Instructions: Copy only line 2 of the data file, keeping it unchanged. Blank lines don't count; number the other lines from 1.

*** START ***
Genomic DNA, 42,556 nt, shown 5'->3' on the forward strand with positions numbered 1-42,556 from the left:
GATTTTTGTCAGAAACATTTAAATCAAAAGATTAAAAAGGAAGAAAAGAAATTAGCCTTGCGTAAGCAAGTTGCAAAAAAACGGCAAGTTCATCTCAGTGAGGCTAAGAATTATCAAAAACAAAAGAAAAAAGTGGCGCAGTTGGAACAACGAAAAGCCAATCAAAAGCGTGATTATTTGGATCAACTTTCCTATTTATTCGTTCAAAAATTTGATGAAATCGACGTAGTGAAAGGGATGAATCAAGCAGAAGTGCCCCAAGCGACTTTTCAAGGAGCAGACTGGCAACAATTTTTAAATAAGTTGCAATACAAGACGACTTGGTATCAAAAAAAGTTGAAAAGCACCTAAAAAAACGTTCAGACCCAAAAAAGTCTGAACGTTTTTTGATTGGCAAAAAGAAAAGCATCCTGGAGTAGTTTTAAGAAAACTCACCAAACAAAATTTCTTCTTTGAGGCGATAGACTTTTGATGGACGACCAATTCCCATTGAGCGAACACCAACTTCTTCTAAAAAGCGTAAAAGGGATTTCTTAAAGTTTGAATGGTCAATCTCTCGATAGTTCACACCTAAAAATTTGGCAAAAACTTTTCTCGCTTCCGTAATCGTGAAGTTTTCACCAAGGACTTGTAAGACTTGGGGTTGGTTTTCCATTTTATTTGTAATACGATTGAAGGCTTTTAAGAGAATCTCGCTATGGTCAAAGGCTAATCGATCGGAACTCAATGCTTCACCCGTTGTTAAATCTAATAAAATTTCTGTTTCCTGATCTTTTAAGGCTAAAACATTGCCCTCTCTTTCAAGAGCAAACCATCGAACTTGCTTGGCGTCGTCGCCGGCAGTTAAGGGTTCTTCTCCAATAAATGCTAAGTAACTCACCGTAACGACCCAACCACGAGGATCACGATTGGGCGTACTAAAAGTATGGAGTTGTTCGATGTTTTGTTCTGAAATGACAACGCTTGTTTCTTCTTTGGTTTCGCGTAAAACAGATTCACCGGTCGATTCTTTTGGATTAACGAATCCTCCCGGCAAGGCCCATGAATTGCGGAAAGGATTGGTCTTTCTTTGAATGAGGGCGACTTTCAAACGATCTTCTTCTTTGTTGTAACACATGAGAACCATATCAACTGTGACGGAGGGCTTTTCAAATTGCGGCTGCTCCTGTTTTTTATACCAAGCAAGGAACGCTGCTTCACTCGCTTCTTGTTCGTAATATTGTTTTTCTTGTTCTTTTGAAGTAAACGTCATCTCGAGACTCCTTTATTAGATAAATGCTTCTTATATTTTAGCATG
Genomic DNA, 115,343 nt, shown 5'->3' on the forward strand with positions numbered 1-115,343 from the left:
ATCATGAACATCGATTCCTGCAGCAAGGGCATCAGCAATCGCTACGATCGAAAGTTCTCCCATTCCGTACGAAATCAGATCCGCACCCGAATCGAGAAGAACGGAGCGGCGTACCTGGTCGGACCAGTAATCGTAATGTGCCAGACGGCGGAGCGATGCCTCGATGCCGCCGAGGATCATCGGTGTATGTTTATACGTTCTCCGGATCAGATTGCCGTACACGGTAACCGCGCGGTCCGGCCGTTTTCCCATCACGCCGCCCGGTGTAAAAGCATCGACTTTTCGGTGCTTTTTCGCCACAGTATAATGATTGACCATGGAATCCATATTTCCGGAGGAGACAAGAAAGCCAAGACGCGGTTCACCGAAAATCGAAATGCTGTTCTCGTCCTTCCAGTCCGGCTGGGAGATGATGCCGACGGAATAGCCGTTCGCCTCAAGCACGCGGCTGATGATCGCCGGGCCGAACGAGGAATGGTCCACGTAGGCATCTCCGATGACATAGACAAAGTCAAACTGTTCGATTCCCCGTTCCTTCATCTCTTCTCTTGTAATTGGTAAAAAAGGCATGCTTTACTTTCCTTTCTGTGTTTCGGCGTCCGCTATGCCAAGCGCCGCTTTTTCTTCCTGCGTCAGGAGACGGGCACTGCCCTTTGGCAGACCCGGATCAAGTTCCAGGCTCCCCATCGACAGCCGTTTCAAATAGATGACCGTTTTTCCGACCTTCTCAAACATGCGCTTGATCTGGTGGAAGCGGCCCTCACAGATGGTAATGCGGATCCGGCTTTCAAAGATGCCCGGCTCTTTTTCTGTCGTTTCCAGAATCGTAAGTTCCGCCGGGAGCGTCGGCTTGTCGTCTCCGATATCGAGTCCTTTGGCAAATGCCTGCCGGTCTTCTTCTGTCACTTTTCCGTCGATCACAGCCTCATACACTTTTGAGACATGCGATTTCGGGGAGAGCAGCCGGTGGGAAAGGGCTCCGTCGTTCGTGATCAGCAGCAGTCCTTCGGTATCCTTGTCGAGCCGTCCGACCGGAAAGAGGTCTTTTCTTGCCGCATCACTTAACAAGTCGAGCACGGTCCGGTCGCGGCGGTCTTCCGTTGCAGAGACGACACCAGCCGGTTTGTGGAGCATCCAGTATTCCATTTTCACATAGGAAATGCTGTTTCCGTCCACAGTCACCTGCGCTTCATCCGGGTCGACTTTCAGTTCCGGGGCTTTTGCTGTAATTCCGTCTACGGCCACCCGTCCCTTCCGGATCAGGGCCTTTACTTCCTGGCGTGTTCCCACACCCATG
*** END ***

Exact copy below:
GATTTTTGTCAGAAACATTTAAATCAAAAGATTAAAAAGGAAGAAAAGAAATTAGCCTTGCGTAAGCAAGTTGCAAAAAAACGGCAAGTTCATCTCAGTGAGGCTAAGAATTATCAAAAACAAAAGAAAAAAGTGGCGCAGTTGGAACAACGAAAAGCCAATCAAAAGCGTGATTATTTGGATCAACTTTCCTATTTATTCGTTCAAAAATTTGATGAAATCGACGTAGTGAAAGGGATGAATCAAGCAGAAGTGCCCCAAGCGACTTTTCAAGGAGCAGACTGGCAACAATTTTTAAATAAGTTGCAATACAAGACGACTTGGTATCAAAAAAAGTTGAAAAGCACCTAAAAAAACGTTCAGACCCAAAAAAGTCTGAACGTTTTTTGATTGGCAAAAAGAAAAGCATCCTGGAGTAGTTTTAAGAAAACTCACCAAACAAAATTTCTTCTTTGAGGCGATAGACTTTTGATGGACGACCAATTCCCATTGAGCGAACACCAACTTCTTCTAAAAAGCGTAAAAGGGATTTCTTAAAGTTTGAATGGTCAATCTCTCGATAGTTCACACCTAAAAATTTGGCAAAAACTTTTCTCGCTTCCGTAATCGTGAAGTTTTCACCAAGGACTTGTAAGACTTGGGGTTGGTTTTCCATTTTATTTGTAATACGATTGAAGGCTTTTAAGAGAATCTCGCTATGGTCAAAGGCTAATCGATCGGAACTCAATGCTTCACCCGTTGTTAAATCTAATAAAATTTCTGTTTCCTGATCTTTTAAGGCTAAAACATTGCCCTCTCTTTCAAGAGCAAACCATCGAACTTGCTTGGCGTCGTCGCCGGCAGTTAAGGGTTCTTCTCCAATAAATGCTAAGTAACTCACCGTAACGACCCAACCACGAGGATCACGATTGGGCGTACTAAAAGTATGGAGTTGTTCGATGTTTTGTTCTGAAATGACAACGCTTGTTTCTTCTTTGGTTTCGCGTAAAACAGATTCACCGGTCGATTCTTTTGGATTAACGAATCCTCCCGGCAAGGCCCATGAATTGCGGAAAGGATTGGTCTTTCTTTGAATGAGGGCGACTTTCAAACGATCTTCTTCTTTGTTGTAACACATGAGAACCATATCAACTGTGACGGAGGGCTTTTCAAATTGCGGCTGCTCCTGTTTTTTATACCAAGCAAGGAACGCTGCTTCACTCGCTTCTTGTTCGTAATATTGTTTTTCTTGTTCTTTTGAAGTAAACGTCATCTCGAGACTCCTTTATTAGATAAATGCTTCTTATATTTTAGCATG